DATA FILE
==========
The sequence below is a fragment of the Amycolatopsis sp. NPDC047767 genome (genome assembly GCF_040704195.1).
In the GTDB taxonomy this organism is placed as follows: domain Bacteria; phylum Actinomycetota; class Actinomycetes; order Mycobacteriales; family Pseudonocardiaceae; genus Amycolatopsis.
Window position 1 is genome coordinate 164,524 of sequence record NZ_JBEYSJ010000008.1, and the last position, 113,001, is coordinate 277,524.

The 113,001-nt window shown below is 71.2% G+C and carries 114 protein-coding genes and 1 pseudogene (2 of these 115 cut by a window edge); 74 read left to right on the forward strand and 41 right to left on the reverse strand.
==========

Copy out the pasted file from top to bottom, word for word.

The sequence below is a fragment of the Amycolatopsis sp. NPDC047767 genome (genome assembly GCF_040704195.1).
In the GTDB taxonomy this organism is placed as follows: domain Bacteria; phylum Actinomycetota; class Actinomycetes; order Mycobacteriales; family Pseudonocardiaceae; genus Amycolatopsis.
Window position 1 is genome coordinate 164,524 of sequence record NZ_JBEYSJ010000008.1, and the last position, 113,001, is coordinate 277,524.

The 113,001-nt window shown below is 71.2% G+C and carries 114 protein-coding genes and 1 pseudogene (2 of these 115 cut by a window edge); 74 read left to right on the forward strand and 41 right to left on the reverse strand.